“The Trump Doctrine” has apparently already made an impact with the officials in charge of purchasing military equipment for America’s allies.
The Pentagon has notified Congress that it plans to stop buying Russian Mi17 helicopters for Afghanistan and will start buying American helicopters, according to Radio Free Europe.
“When the Pentagon buys helicopters, they should be made in America.”
The purchase of U.S. military helicopters for Afghani operations has long been sought by members of Congress, but it didn’t happen until Republican President-elect Donald Trump won the election on Nov. 8.
“I’ll never understand why the U.S. government sent taxpayer money to Russia for helicopters in Afghanistan while Russia was supporting the Assad regime in Syria and invading eastern Ukraine,” U.S. Senator Chris Murphy, a Democrat from Connecticut, told Radio Free Europe after the decision was made on Friday.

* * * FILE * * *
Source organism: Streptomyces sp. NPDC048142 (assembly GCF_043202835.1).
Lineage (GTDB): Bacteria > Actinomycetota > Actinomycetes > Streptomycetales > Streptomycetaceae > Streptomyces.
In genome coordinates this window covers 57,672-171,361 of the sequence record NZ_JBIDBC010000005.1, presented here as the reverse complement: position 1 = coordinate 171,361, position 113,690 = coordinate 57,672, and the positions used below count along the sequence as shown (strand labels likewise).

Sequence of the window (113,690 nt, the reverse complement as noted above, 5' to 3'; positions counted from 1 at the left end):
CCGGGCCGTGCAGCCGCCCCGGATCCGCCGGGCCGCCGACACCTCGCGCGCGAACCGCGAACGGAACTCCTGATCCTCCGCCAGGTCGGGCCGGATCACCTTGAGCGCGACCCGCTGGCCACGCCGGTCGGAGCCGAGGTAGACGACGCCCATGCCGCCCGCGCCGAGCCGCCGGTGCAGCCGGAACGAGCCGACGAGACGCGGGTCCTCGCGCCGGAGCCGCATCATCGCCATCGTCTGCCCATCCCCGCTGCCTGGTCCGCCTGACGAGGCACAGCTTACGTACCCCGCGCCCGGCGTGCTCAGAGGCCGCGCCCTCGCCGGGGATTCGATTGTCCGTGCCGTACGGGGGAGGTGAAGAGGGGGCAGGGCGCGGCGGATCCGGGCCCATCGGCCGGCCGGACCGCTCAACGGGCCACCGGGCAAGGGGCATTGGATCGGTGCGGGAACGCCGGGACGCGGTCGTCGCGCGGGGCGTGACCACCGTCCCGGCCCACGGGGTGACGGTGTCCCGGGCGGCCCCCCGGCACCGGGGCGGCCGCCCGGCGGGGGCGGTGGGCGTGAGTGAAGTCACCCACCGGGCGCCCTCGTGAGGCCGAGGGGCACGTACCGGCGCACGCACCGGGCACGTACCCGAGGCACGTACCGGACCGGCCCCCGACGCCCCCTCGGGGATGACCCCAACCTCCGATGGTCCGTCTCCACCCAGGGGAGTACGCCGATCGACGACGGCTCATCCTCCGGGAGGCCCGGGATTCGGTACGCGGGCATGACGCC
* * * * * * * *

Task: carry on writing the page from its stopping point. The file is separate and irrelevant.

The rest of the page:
“When the Pentagon buys helicopters, they should be made in America,” said Murphy.
Trump had run on a platform of putting American manufacturers first. Trump has also said he would renegotiate free-trade treaties.
Already, Ford Motor Co. has said it will not move an assembly line in Kentucky to Mexico. Trump’s bully pulpit for American jobs is already being called “the Trump effect.”
The Pentagon spend billions of U.S. tax dollars on the purchase and procurement of military equipment for allied nations and regimes, generally from major U.S. defense contractors.
Perhaps realizing the political winds of change coming to Washington, Pentagon purchasers of Russian-made helicopters reversed themselves on Friday.
In addition to being tone-deaf to the needs of American workers, the purchase of the helicopters would violate the spirit of the sanctions placed upon Russia for its invasion of the the Ukraine’s Crimean peninsula two years ago.
The Connecticut-made Sikorsky UH-60 Black Hawk helicopters will likely be made to supply Afghan forces.
The Pentagon can now likely expect a Trump tweet shout-out.